Rahul's outburst undermines Sonia
Congress Vice-President Rahul Gandhi’s outburst against an ordinance to protect convicted politicians has virtually questioned the decision-making authority of party supremo Sonia Gandhi.
The ordinance to negate the July 10 Supreme Court judgment disqualifying lawmakers from the date of their conviction by a trial court was approved by the Congress core group, chaired by Sonia Gandhi, at a meeting on September 21.
Rahul has been silent for more than a month when the issue was being discussed at various levels within the Congress party and the government.
After Rahul’s outburst, Sonia Gandhi reached out to Prime Minister Manmohan Singh, who is on an official visit to the US, to assure him that the party stood by him.
Rahul also sent an email to the prime minister saying he has the “greatest admiration” for Singh’s leadership in extremely difficult circumstances. The ordinance was approved by the Union Cabinet at a meeting on September 24, a day before the prime minister left for the US.
Support within Cong
Interestingly, some Union ministers, who are part of the decision making process, appeared to back Rahul’s stand, thus turning their back to the Cabinet.
“If the party leadership feels that there is a need for a second look, it will tell the government to do that,” External Affairs Minister Salman Khurshid said.
The prime minister himself had said that issues raised by him would be taken up for consideration by the Union Cabinet when he returned to India.
Rahul Gandhi is not a member of the core group, which is an interface between the Congress party led by Sonia Gandhi and the United Progressive Alliance† (UPA) government led by Prime Minister Manmohan Singh.
Besides Singh and Sonia Gandhi, the Congress core group comprises senior Congress leader Ahmed Patel, Defence Minister A K Antony, Finance Minister P Chidambaram, Home Minister Sushilkumar Shinde and External Affairs Minister Salman Khurshid.
It still remains a mystery what prompted Rahul to go public with his views on the ordinance and use intemperate language dubbing the measure† “complete nonsense” and fit to be “torn and thrown away”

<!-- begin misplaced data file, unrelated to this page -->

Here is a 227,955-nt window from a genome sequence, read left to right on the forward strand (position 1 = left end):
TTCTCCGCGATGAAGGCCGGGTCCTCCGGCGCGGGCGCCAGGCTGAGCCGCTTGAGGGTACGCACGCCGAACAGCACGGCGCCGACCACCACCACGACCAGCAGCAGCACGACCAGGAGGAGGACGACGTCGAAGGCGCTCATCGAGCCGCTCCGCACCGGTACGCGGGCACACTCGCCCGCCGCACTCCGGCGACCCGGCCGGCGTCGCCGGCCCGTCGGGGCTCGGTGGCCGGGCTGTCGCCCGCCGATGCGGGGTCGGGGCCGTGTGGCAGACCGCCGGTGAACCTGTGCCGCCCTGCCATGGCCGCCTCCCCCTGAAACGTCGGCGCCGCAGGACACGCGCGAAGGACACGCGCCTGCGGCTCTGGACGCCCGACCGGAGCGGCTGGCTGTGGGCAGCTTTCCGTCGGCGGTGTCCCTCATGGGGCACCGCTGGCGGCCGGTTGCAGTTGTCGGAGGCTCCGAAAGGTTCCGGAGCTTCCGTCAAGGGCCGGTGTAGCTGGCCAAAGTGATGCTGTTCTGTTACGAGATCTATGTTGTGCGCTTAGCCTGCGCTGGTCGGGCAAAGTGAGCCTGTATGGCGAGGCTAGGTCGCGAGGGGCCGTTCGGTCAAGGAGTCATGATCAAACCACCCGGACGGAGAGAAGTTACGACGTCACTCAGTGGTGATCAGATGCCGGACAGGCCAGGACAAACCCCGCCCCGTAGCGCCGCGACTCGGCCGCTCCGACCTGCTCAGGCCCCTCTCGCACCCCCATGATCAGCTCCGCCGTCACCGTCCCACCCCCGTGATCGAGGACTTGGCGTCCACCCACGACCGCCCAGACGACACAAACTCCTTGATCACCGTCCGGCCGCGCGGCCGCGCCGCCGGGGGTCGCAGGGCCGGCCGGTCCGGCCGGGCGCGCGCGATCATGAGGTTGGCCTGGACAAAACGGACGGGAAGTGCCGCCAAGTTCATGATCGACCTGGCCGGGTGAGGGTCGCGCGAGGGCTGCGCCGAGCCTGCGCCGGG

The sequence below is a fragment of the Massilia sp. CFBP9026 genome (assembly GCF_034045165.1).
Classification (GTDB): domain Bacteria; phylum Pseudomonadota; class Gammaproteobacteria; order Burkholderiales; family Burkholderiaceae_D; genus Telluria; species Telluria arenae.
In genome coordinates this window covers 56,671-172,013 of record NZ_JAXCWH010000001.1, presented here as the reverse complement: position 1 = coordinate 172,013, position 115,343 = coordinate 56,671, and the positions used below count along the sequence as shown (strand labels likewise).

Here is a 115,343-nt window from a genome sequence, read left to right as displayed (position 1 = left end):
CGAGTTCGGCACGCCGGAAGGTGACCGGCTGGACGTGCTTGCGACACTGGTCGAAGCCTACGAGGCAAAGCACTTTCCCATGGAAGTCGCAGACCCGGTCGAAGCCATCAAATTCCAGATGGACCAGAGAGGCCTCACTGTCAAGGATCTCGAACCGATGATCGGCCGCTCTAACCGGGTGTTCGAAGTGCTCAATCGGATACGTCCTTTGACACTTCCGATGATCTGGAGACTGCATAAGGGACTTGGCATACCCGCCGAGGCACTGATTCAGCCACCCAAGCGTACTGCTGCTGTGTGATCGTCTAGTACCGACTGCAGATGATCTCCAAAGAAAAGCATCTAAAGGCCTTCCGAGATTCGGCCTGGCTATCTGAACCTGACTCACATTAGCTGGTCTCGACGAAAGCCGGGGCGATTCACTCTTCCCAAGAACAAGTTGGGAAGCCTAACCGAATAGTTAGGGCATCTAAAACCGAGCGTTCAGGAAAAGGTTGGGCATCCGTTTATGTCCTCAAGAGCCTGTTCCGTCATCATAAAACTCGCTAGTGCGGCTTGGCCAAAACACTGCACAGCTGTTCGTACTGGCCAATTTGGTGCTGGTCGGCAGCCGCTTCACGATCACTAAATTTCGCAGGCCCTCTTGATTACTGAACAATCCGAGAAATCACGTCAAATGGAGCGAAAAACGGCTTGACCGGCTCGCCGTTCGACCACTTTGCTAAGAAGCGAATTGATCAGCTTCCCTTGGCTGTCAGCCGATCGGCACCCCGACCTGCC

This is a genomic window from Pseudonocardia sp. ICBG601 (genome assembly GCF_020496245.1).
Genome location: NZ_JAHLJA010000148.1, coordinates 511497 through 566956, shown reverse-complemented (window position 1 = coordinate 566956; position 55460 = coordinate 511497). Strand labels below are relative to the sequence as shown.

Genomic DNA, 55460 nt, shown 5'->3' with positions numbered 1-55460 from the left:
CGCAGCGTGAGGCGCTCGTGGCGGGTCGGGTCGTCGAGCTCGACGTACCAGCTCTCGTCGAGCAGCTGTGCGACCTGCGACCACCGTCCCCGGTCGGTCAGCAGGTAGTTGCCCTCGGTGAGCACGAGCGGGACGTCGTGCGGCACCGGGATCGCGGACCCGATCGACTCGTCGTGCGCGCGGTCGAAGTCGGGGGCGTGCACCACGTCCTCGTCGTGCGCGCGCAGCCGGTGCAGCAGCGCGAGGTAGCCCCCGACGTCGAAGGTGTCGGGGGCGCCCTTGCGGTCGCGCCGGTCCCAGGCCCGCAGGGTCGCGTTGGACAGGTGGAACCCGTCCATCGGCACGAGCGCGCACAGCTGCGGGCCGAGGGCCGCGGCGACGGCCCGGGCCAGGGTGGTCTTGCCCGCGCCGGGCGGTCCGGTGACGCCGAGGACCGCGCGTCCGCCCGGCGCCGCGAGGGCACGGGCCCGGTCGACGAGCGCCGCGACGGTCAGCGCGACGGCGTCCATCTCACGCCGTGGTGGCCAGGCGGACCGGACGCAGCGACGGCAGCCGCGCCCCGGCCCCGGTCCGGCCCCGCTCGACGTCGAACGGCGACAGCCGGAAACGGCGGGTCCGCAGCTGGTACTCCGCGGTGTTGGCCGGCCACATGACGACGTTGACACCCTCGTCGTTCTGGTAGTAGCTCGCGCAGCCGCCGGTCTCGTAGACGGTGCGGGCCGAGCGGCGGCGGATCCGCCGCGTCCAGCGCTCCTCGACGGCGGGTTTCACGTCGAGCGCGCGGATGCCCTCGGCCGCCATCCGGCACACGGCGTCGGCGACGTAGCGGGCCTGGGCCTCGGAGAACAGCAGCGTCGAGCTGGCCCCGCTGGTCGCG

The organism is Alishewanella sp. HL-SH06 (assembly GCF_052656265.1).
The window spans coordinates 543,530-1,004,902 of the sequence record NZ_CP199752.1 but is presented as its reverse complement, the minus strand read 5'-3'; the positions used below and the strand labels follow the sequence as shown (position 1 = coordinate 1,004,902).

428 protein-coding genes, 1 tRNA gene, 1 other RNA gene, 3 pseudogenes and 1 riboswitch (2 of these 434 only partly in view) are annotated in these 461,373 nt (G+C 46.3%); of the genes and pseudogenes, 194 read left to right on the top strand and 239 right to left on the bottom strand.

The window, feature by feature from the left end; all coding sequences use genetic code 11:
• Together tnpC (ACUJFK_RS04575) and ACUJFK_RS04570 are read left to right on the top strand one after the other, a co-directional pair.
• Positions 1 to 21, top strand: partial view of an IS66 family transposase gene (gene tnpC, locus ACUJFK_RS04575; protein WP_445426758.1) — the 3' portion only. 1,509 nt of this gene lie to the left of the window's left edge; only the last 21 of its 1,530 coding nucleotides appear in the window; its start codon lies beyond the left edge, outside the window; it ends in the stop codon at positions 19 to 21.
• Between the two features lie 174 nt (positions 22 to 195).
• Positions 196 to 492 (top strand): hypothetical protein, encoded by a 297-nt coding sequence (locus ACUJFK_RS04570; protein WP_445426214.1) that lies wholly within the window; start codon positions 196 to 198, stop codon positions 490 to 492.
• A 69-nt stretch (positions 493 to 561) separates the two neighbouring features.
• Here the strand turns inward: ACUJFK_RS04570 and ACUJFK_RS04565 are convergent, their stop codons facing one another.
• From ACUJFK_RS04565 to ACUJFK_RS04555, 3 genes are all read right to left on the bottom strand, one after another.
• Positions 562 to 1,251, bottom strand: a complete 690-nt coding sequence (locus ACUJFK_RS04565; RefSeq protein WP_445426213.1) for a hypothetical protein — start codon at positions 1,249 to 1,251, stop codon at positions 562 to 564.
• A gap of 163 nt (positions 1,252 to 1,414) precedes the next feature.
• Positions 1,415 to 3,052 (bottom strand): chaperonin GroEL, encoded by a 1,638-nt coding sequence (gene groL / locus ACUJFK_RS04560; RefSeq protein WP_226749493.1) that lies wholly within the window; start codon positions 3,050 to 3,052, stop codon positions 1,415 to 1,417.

A number of political parties had raised objections over the Supreme Court ruling at an all-party meeting convened by Lok Sabha Speaker Meira Kumar on August 3 and demanded that the government take steps to negate the judgment.
The issue came up at another all-party meeting a week later when the government agreed to bring a bill on the issue.
The measure to protect convicted MPs, MLAs and MLCs has been under discussion for quite some time and a section of political leaders voiced their unease at Rahul’s public outburst.
Gandhi is the second most powerful leader of the Congress party.† and it is surprising that he did not convey his strong views against the bill or the ordinance to any leader who could have affected the decision making process.
Congress allies did not take Gandhi’s remarks kindly. Nationalist Congress Party† (NCP) Vice-President and Union Minister Praful Patel dubbed the remarks unfortunate and said it had put the Cabinet in an “embarrassing” situation.
He also put the onus on the Congress to clear the misunderstanding on the issue.
Jammu and Kashmir Chief Minister Omar Abdullah wanted the Congress to convene a meeting of the UPA Coordination Committee clear the misunderstanding which has been “created publicly”.
“This needs to be set right privately in a closed room,” said Abdullah, who is also the President of the National Conference, which is a constituent of the UPA.
Patel, whose NCP is the second largest constituent of the UPA, said the move to protect convicted MPs and MLAs was discussed threadbare at all-party meetings during the monsoon session of Parliament.
The Union Cabinet, at a meeting chaired by the prime minister on August 23 approved the Representation of People (Second Amendment and Validation) Bill. It was introduced in the Rajya Sabha on August 30.
However, the bill was deferred on September 5 after Leader of the Opposition in the Upper House Arun Jaitley and other members, including Naresh Agarwal (Samajwadi Party) sought more time for deliberation on the issue.
It was agreed that the bill would be referred to the Standing Committee on Law and Justice.
It is learnt that the unease among a section of the political class following the conviction of Congress MP Rasheed Masood in a 1992 corruption case and the impending court judgment in the fodder scam case involving Rashtriya Janata Dal† chief Lalu Prasad prompted the party to push for an Ordinance to protect lawmakers from disqualification.
The Union Cabinet, which met on September 24, approved the promulgation of the ordinance and the file was sent to President Pranab Mukherjee for assent the next day.
Interestingly, senior ministers Antony, Chidambaram, Shinde have been silent after Rahul Gandhi dubbed the Ordinance “complete nonsense”.